Pokemon has had an interesting history. Aside from the ever popular main line of games, of which we actually have a new set coming later this year, the franchise has had the misfortune of having potentially more spin-offs than any other series in history, and most of them failing to live up to the popularity of the series’ roots. There have been puzzle games, adventure games aimed more towards children, platformers and dungeon crawlers. So imagine the mixed feelings of fans worldwide when Pokemon Conquest was announced, a game taking the ever-popular Pocket Monsters and placing them into a strategy RPG.
The result, as I was incredibly pleased to find out, works better than you’d expect.
Pokemon Conquest is the amalgamation of Pokemon and Nobunaga’s Ambition, a line of turn-based strategy RPGs that have never really been a big deal in North America. For the sake of comparing it to something that most of us probably have played, compare the gameplay to something like that of Advance Wars, but set in the era of Feudal Japan rather than the semi-Present military. You and an opponent send troops onto a battlefield and take turns moving your units and attacking enemies.
Each battle works roughly the same way. You and your opponents begin a match by releasing up to six Pokemon on the battlefield. Each Pokemon has their own abilities in terms of movement, offensive and defensive capabilities. Each Pokemon only knows one attack, and each attack has their own set effect area. For example, Eevee’s Quick Attack hits only opponents standing directly in front of you, but Gyrados’ Aqua Tail hits the three spaces in front of him/her, with the added effect of knocking opponents back one space, if possible.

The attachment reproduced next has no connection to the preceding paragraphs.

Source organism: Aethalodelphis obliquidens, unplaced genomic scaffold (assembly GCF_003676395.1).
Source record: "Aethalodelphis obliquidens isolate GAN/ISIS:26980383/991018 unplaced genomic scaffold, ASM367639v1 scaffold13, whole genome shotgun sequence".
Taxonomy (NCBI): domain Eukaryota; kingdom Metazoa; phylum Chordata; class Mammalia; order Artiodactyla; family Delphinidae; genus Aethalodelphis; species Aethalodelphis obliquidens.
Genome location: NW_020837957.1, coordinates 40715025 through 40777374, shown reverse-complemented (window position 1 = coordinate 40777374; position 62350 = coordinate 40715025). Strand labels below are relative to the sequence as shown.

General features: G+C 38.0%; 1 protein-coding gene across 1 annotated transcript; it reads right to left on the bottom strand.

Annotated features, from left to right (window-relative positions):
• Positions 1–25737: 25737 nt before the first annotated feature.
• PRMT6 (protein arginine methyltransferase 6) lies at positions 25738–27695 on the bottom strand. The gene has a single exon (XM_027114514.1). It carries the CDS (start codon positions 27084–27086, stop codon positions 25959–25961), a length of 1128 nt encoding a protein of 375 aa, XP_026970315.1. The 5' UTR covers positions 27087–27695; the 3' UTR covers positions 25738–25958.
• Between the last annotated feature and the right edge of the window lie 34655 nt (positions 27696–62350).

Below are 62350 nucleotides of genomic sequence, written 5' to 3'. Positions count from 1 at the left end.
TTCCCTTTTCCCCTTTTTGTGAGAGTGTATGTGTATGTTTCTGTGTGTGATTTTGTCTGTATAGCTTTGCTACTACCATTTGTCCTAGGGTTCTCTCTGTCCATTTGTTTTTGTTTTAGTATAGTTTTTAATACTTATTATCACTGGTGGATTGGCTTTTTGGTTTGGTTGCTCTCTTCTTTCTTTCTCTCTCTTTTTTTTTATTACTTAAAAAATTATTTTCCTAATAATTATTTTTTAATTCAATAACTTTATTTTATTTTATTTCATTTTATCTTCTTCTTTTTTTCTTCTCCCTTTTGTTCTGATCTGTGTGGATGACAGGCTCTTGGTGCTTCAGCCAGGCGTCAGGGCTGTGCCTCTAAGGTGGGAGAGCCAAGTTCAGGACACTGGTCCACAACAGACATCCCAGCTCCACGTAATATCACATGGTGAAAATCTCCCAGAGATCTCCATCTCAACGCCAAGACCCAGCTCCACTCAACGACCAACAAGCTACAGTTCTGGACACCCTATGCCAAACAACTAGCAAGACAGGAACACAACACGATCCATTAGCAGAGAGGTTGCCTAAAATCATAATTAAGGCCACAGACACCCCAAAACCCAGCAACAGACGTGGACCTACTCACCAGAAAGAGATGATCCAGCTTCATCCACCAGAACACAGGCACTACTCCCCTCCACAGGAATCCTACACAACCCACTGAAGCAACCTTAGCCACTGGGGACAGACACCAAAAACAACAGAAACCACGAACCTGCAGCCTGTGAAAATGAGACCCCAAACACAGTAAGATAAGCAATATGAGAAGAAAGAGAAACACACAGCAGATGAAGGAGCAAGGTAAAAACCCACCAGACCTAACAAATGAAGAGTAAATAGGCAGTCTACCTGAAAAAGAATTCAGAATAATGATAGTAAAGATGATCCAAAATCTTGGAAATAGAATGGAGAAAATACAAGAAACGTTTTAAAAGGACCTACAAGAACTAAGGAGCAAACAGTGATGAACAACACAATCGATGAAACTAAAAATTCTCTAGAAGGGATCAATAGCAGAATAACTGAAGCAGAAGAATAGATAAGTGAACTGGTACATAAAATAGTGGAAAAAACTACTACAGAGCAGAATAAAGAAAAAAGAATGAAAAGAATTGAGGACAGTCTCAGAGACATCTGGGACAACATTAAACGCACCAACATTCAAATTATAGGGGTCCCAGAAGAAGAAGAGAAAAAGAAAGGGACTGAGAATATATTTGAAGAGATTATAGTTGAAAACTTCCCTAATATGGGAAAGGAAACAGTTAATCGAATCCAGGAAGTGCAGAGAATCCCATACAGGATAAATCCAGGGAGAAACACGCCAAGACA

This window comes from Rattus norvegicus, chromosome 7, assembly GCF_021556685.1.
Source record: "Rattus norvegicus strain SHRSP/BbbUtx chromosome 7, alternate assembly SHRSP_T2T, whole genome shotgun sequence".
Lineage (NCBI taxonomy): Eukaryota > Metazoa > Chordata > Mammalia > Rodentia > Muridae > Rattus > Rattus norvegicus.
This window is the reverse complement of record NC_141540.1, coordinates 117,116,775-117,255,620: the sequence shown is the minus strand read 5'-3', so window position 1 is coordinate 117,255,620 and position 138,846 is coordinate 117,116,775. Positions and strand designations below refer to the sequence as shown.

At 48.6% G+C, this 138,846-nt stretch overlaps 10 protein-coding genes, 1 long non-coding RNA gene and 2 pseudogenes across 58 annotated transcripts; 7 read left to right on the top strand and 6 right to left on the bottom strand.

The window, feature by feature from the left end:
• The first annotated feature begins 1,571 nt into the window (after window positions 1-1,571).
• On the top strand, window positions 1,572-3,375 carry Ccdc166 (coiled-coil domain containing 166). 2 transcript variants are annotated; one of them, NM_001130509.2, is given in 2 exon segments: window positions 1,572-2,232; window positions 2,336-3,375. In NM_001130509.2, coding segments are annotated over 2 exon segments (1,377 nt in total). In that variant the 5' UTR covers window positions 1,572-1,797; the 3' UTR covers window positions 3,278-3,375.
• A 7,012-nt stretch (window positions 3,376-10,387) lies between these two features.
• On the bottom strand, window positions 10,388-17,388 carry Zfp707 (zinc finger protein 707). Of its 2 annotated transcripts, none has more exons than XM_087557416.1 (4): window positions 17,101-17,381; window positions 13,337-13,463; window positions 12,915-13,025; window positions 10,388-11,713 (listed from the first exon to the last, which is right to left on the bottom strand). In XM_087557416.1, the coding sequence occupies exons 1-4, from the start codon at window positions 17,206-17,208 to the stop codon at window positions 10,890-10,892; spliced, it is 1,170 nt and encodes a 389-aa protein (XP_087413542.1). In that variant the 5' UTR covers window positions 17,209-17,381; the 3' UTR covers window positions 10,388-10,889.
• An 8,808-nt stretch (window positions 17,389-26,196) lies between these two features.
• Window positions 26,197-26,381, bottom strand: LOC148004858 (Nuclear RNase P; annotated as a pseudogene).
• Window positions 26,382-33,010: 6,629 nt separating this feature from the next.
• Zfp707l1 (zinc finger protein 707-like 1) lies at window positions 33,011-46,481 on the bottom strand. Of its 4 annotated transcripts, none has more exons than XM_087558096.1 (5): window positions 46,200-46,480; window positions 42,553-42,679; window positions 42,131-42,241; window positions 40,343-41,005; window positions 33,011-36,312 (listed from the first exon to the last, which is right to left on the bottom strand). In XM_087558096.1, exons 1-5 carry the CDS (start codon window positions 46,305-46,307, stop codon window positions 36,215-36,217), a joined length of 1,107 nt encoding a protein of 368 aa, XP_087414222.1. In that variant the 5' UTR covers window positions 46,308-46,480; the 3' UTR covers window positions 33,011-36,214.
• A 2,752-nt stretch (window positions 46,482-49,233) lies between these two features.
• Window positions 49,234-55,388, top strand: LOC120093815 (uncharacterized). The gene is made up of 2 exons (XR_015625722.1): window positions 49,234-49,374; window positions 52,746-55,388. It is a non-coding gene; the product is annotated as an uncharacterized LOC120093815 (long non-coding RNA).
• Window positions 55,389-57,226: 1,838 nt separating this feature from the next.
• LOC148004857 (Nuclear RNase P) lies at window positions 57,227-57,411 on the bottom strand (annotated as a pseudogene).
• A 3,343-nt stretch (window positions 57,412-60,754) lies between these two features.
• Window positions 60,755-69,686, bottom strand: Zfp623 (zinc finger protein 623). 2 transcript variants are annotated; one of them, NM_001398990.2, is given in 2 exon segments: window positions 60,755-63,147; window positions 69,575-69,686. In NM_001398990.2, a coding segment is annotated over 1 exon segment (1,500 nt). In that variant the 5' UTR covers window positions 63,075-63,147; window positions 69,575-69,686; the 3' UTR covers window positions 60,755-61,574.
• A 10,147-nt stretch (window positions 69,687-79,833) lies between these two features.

But of course, strategy is the name of the game here, (well…not literally of course…) so there are many factors to constantly take in with each round. Each map usually has some sort of environmental hazard, like random falling fireballs in the blazing kingdom of Ignis, the thin ice patches in the frozen kingdom of Nixtorm or the electrified floors in the thunderous kingdom of Violight. Each of the 17 kingdoms bring with them an entirely new strategy in terms of Pokemon you should bring, and not just because each kingdom usually follows the hilarious tradition of being stocked almost entirely with Pokemon of the same weakness, so you can stroll into Fontaine, the water kingdom, with a team full of grass types and win in just a few turns.
Believe it or not, the warlord behind each Pokemon is almost as important as the Pokemon itself. Each warlord, of which you can recruit if you manage to defeat them under certain conditions, has their own special abilities in battle, and can form a perfect link with one Pokemon. This link is the new form of catching Pokemon. You no longer have to chip away at the health of a Pokemon before cramming them into a tiny ball. Here, you simply need to form a link with them on the battlefield, regardless of health or status.
The ultimate goal for each match, ideally, is to either defeat all the opponents on a given map, or claim all the banners on the map at the same time, before the predetermined amount of turns are up. Think Battlefield‘s Conquest match type.